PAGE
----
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Sending a package

I had an encounter with the modern world yesterday and, on balance, came out roughly honours even.

Son Barry, whom my avid readers may remember is a yachtsman, is currently based in Poland for a refit, pending continuation of his 16-month-and-counting voyage. The next stop-off had been intended as St Petersburg but – in the light of the current situation in the Ukraine – this is now under review.

Last week he rang me to request that I send him one of the suits that he keeps in his ‘home’ bedroom, which he now needed for a trip to a marine show/exhibition in France over the Easter weekend to which he has been called by his employer.

In our discussion, I suggested that perhaps, as an alternative, he should buy a suit locally in Poland last weekend and leave his UK suit where it is, so that he’d have one suit with him at all times and another at home  – a plan that might prove not to be that much more expensive than me sending the latter to him by courier/post (my estimate £60?).

This he agreed to attempt.

On Monday morning, an email from Barry was waiting for me. He had been unable to buy a suit, so could we please go with his original plan? To do this, rather than visit the Post Office upstairs at WH Smiths, I should go to a specialist shop not far from the police station, which he kindly indicated by enclosing a Google Earth map upon which ‘X marks the spot’.

I had no previous knowledge of this establishment’s existence, but yesterday did as I was bid.

The place was staffed by friendly and efficient young people and seemed very high-tech, with a computerised administrative system that took but a few minutes to organise everything, viz. seeking out the cheapest worldwide courier service, weighing the package, choosing the right-sized box in which to send it and applying all the necessary tags, addresses, customs information and sundry other necessary details that I was far too old-fashioned to understand.

mailBingo! Within ten minutes, the package was ready to go.

What’s more, rather than its arrival being Thursday – as I had given as the deadline – it would reach Barry this morning (Wednesday). I felt a glow of satisfaction, bordering upon triumph. I’d done as bidden by Barry and put the ball in the back of the net with no problems. In conversation, out of interest, I asked the young lady assistant dealing with me how long they’d been there. She replied “About seven years”. I guess you live and learn …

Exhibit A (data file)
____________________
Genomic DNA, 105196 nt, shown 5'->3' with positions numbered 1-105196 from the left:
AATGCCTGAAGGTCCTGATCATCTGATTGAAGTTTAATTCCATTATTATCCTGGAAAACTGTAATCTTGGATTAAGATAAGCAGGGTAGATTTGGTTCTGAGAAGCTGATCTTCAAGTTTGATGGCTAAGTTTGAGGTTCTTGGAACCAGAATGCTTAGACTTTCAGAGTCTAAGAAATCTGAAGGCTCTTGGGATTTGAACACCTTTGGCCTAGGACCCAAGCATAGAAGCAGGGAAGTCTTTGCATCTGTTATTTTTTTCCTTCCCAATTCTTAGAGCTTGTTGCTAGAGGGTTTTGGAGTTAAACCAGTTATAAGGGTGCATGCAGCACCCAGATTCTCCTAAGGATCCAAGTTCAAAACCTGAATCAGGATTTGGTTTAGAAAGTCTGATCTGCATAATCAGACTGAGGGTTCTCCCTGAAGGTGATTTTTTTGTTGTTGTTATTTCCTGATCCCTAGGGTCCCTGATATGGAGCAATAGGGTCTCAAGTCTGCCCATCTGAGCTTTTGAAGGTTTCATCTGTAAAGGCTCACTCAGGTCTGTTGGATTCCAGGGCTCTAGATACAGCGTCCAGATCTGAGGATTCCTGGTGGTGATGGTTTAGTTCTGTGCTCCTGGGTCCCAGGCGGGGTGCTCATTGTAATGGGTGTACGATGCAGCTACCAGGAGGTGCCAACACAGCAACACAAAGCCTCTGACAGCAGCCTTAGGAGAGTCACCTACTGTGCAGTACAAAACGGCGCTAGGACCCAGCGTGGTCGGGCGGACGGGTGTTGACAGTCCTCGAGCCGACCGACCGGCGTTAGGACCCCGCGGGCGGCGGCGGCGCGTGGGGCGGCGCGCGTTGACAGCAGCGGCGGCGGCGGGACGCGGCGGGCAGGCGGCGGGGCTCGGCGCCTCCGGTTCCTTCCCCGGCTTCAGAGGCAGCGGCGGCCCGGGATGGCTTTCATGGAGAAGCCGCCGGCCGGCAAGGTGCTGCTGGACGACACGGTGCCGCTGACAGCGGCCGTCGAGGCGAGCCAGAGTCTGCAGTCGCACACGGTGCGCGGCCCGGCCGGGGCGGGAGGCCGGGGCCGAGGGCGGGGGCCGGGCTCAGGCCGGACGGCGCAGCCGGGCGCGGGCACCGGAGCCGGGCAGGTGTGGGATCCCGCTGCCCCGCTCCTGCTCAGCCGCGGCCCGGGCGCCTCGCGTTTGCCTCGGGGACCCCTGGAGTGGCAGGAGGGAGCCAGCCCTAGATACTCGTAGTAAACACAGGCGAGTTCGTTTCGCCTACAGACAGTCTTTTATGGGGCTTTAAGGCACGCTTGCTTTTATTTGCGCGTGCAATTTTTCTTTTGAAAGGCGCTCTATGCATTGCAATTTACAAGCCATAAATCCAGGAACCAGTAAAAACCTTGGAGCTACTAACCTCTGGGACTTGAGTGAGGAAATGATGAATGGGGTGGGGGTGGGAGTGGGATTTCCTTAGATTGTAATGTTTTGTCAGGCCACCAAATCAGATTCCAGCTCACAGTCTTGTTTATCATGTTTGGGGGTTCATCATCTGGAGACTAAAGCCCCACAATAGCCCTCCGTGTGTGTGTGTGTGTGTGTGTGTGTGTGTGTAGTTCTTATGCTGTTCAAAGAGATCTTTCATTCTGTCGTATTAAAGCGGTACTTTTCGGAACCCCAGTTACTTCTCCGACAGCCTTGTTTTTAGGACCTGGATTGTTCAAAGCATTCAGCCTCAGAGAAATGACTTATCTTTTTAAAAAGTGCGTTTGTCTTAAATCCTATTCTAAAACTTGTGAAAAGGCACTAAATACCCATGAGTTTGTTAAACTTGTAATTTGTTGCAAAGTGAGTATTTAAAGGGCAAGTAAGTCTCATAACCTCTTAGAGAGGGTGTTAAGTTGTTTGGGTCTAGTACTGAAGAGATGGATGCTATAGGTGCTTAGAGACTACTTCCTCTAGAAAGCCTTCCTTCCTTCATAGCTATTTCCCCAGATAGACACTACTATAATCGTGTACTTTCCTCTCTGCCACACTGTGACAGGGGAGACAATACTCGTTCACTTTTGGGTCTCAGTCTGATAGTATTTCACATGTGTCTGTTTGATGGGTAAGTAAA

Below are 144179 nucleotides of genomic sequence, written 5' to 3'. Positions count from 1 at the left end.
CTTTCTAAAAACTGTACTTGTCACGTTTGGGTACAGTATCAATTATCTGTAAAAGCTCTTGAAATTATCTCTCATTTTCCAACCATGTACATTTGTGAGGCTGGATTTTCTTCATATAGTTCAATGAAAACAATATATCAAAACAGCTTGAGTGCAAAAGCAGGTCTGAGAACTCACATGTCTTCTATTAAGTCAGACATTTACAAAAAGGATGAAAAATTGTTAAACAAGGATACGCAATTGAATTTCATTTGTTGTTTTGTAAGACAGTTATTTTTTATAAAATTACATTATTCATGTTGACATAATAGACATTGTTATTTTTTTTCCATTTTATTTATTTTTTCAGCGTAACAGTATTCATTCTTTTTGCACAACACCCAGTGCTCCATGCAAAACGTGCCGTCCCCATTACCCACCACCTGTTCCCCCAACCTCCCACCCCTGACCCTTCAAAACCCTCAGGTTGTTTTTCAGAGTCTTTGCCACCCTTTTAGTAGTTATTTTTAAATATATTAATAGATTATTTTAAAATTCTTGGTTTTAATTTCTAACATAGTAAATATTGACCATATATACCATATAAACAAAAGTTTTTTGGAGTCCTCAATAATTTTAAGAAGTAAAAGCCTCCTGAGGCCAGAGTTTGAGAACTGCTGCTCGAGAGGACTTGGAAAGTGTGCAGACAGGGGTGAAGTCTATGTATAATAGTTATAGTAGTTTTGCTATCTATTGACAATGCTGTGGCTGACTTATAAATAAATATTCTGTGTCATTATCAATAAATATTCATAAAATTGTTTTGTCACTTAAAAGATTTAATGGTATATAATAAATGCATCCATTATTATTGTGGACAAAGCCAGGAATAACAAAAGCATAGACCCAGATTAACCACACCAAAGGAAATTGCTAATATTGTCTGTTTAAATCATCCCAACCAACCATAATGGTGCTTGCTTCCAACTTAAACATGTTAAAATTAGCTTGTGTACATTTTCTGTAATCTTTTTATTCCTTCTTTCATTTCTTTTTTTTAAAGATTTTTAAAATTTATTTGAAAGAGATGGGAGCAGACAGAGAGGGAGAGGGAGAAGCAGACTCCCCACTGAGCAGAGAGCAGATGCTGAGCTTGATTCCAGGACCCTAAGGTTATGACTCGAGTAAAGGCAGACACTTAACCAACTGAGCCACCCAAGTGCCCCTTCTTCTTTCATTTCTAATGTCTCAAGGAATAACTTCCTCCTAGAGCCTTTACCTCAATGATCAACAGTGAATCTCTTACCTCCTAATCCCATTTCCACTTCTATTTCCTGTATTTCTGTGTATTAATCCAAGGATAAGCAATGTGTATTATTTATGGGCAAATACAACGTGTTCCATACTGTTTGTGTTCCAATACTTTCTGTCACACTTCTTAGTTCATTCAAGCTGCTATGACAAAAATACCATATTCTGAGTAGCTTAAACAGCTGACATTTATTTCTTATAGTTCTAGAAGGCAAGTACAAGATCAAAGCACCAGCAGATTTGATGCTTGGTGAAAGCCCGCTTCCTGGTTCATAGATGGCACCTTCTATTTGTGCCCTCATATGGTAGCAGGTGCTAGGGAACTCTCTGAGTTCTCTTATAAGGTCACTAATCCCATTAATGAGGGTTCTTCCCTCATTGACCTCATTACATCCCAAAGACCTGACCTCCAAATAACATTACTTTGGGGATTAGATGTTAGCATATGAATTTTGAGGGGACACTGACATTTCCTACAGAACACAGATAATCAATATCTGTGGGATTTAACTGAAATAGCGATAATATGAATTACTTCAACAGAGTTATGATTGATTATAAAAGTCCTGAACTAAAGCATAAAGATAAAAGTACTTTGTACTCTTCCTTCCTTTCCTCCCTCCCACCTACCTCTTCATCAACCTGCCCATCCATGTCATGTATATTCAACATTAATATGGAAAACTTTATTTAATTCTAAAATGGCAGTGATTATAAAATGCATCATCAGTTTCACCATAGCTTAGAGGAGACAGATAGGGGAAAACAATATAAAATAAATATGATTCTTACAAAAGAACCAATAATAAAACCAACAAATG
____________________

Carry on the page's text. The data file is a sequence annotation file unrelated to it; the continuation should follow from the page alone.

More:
Then came the moment to pay. Total cost £162.13. I repeat: one hundred and sixty two pounds, thirteen pence! I was near-flabbergasted, but handed over my debit card anyway.

And that, it seems, is modern life.

In the overall scheme of things, my kids are probably quite privileged via their family background. However thankfully, from an early age, they have learned to be independent and self-reliant. They ‘earned’ their pocket money and have always looked after their own financial affairs, not had everything laid out on a plate and spoon-fed.

When Barry was back in the UK over Christmas, I was amazed and impressed by how careful he was to seek out the best deals for car-hiring, flight-booking etc., not least because he operates in a world in which money, whilst short of ‘no object’, is plentiful. In which context, I found it absurd that he was comparing the price of taking his car to the continent via Channel car ferry with going under it by Eurotunnel [difference a matter of tens of pounds] when the latter was infinitely more convenient and swift.

Nevertheless, £162 to send a suit to Poland seems crackers. It seems crackers, period – never mind in the cause of receiving a suit to go to a business event.

Especially when in Poland, no disrespect to our Polish friends intended, I should have thought you could buy a very smart suit for a not dissimilar sum.

As I said, maybe it’s just modern life. It’s amazing what accessibility and freedoms modern technology and systems can bring, but one keeps getting reminded that there’s a cost attached to all these wonderful services that, aeons ago, in my day, we just didn’t possess.

 

About Michael Stuart

After university, Michael spent twelve years working for MELODY MAKER before going freelance. He claims to keep doing it because it is all he knows. More Posts